Regular Expressions

The table below lists the regular expressions that can be used in a field of the Regular expression type. See Field Properties dialog box.

Item name Conventional regular expression symbol Usage examples and explanations
Any character . c.t denotes "cat," "cot," etc.
Character from group []

[b-d]ell denotes "bell," "cell," "dell."

[ty]ell denotes "tell" and "yell."

Character not from group [^]

[^y]ell denotes "dell," "cell," "tell," but forbids "yell."

[^n-s]ell denotes "bell," "cell," but forbids "nell," "oell," "pell," "qell," "rell," and "sell."

Or | c(a|u)t denotes "cat" and "cut."
0 or more matches * 10* denotes numbers 1, 10, 100, 1000, etc.
1 or more matches + 10+ allows numbers 10, 100, 1000, etc., but forbids 1.
Letter or digit [0-9a-zA-Zа-яА-Я]

[0-9a-zA-Zа-яА-Я] allows any single character.

[0-9a-zA-Zа-яА-Я]+ allows any word.

Capital Latin letter [A-Z]
Small Latin letter [a-z]
Capital Cyrillic letter [А-Я]
Small Cyrillic letter [а-я]
Digit [0-9]
Space \s
@ Reserved.

Note. To use a regular expression symbol as a normal character, precede it with a backslash. For example, [t-v]x+ stands for tx, txx, txxx, ..., ux, uxx, etc., but \[t-v\]x+ stands for [t-v]x, [t-v]xx, [t-v]xxx, etc.

Note. To group regular expression elements, use brackets. For example, (a|b)+|c stands for c or any combinations like abbbaaabbb, ababab, etc. (a word of any non-zero length in which there may be any number of a's and b's in any order), while a|b+|c stands for a, c, and b, bb, bbb, etc.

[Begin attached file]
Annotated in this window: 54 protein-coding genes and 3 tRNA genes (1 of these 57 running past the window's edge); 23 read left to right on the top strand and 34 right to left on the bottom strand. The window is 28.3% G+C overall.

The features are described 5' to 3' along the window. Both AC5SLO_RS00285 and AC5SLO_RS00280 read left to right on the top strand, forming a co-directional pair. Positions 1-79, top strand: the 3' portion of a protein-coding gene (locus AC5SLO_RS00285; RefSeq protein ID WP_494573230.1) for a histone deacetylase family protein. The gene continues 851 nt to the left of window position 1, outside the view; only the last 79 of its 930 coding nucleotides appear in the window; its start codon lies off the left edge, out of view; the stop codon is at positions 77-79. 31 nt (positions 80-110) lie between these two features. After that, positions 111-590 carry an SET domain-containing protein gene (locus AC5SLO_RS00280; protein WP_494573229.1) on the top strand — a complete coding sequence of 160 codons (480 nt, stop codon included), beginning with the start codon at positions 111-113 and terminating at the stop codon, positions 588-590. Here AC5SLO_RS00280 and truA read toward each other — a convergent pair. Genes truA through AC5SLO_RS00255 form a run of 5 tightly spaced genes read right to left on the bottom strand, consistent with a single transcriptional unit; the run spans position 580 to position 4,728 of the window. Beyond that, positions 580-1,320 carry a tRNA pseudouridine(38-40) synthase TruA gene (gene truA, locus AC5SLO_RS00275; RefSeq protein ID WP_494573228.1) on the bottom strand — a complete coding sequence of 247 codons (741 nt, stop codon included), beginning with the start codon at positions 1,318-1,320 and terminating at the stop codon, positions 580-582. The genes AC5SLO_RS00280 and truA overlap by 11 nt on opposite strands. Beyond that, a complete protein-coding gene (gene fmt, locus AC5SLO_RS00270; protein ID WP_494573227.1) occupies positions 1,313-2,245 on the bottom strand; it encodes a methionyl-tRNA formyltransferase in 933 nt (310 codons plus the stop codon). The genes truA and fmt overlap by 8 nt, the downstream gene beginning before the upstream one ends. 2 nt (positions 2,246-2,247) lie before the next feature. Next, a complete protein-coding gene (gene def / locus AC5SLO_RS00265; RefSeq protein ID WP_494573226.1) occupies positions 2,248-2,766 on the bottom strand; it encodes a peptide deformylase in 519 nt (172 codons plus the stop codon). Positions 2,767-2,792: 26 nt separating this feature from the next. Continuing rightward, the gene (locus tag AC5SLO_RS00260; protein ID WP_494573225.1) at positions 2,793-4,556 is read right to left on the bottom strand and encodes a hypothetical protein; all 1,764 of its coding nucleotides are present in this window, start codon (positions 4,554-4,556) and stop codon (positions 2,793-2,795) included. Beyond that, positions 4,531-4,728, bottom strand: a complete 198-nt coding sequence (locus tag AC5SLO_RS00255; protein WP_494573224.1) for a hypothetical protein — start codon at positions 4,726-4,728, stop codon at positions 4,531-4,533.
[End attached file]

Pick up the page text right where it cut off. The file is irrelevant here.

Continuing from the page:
Examples

Regular expression for dates

The number denoting a day may consist of one digit (1, 2, etc.) or two digits (02, 12), but it cannot be zero (00 or 0). The regular expression for the day should then look like this: ((|0)[1-9])|([1|2][0-9])|(30)|(31).

The regular expression for the month should look like this: ((|0)[1-9])|(10)|(11)|(12).

The regular expression for the year should look like this: (((19)|(20))[0-9][0-9])|([0-9][0-9]).

What is left is to combine all this together and separate the numbers by period (like 1.03.1999). The period is a regular expression symbol, so you must put a backslash (\) before it. The regular expression for the full date should then look like this:

(((|0)[1-9])|([1|2][0-9])|(30)|(31))\.(((|0)[1-9])|(10)|(11)|(12))\.((((19)|(20))[0-9][0-9])|([0-9][0-9])).

Regular expression for e-mail addresses

[a-zA-Z0-9_\-\.]+\@[a-zA-Z0-9\.\-]+\.[a-zA-Z]+

See also

Field Properties Dialog Box

20.09.2022 9:27:51

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